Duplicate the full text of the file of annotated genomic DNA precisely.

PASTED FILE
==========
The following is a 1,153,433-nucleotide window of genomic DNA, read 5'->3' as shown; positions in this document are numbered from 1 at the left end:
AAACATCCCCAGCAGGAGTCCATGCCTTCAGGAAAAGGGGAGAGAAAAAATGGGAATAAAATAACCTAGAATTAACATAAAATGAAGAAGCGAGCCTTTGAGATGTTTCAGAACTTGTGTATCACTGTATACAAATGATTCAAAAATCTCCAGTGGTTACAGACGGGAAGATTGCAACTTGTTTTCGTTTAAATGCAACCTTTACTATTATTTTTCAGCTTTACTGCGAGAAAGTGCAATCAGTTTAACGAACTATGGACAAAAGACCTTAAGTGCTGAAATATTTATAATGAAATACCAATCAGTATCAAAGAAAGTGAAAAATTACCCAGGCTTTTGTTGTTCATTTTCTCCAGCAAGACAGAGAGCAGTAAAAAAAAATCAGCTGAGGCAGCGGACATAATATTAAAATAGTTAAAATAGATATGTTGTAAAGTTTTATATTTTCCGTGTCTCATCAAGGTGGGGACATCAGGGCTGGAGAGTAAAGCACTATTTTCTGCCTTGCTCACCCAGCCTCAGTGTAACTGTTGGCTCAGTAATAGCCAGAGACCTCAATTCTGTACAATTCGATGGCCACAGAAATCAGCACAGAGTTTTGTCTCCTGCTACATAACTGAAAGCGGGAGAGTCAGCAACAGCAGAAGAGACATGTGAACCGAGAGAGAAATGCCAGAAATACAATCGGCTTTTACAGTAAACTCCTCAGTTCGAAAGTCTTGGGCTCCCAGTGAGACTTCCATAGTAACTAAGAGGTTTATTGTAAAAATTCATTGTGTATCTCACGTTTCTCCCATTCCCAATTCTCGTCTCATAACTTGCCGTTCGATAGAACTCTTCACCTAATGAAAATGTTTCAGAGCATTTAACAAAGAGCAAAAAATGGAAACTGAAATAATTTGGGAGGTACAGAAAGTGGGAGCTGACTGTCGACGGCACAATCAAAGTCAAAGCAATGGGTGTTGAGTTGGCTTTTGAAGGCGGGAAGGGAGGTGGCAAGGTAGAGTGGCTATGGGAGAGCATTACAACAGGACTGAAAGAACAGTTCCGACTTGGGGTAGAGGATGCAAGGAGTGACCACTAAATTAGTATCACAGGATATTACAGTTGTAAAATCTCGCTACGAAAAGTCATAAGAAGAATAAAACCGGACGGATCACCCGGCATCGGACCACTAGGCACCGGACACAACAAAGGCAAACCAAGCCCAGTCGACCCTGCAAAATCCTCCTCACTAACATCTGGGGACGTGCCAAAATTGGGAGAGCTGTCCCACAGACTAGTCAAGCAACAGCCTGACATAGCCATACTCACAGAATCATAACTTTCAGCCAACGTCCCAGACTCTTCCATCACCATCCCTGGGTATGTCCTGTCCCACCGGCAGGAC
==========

The following is a 1,153,433-nucleotide window of genomic DNA, read 5'->3' as shown; positions in this document are numbered from 1 at the left end:
AAACATCCCCAGCAGGAGTCCATGCCTTCAGGAAAAGGGGAGAGAAAAAATGGGAATAAAATAACCTAGAATTAACATAAAATGAAGAAGCGAGCCTTTGAGATGTTTCAGAACTTGTGTATCACTGTATACAAATGATTCAAAAATCTCCAGTGGTTACAGACGGGAAGATTGCAACTTGTTTTCGTTTAAATGCAACCTTTACTATTATTTTTCAGCTTTACTGCGAGAAAGTGCAATCAGTTTAACGAACTATGGACAAAAGACCTTAAGTGCTGAAATATTTATAATGAAATACCAATCAGTATCAAAGAAAGTGAAAAATTACCCAGGCTTTTGTTGTTCATTTTCTCCAGCAAGACAGAGAGCAGTAAAAAAAAATCAGCTGAGGCAGCGGACATAATATTAAAATAGTTAAAATAGATATGTTGTAAAGTTTTATATTTTCCGTGTCTCATCAAGGTGGGGACATCAGGGCTGGAGAGTAAAGCACTATTTTCTGCCTTGCTCACCCAGCCTCAGTGTAACTGTTGGCTCAGTAATAGCCAGAGACCTCAATTCTGTACAATTCGATGGCCACAGAAATCAGCACAGAGTTTTGTCTCCTGCTACATAACTGAAAGCGGGAGAGTCAGCAACAGCAGAAGAGACATGTGAACCGAGAGAGAAATGCCAGAAATACAATCGGCTTTTACAGTAAACTCCTCAGTTCGAAAGTCTTGGGCTCCCAGTGAGACTTCCATAGTAACTAAGAGGTTTATTGTAAAAATTCATTGTGTATCTCACGTTTCTCCCATTCCCAATTCTCGTCTCATAACTTGCCGTTCGATAGAACTCTTCACCTAATGAAAATGTTTCAGAGCATTTAACAAAGAGCAAAAAATGGAAACTGAAATAATTTGGGAGGTACAGAAAGTGGGAGCTGACTGTCGACGGCACAATCAAAGTCAAAGCAATGGGTGTTGAGTTGGCTTTTGAAGGCGGGAAGGGAGGTGGCAAGGTAGAGTGGCTATGGGAGAGCATTACAACAGGACTGAAAGAACAGTTCCGACTTGGGGTAGAGGATGCAAGGAGTGACCACTAAATTAGTATCACAGGATATTACAGTTGTAAAATCTCGCTACGAAAAGTCATAAGAAGAATAAAACCGGACGGATCACCCGGCATCGGACCACTAGGCACCGGACACAACAAAGGCAAACCAAGCCCAGTCGACCCTGCAAAATCCTCCTCACTAACATCTGGGGACGTGCCAAAATTGGGAGAGCTGTCCCACAGACTAGTCAAGCAACAGCCTGACATAGCCATACTCACAGAATCATAACTTTCAGCCAACGTCCCAGACTCTTCCATCACCATCCCTGGGTATGTCCTGTCCCACCGGCAGGAC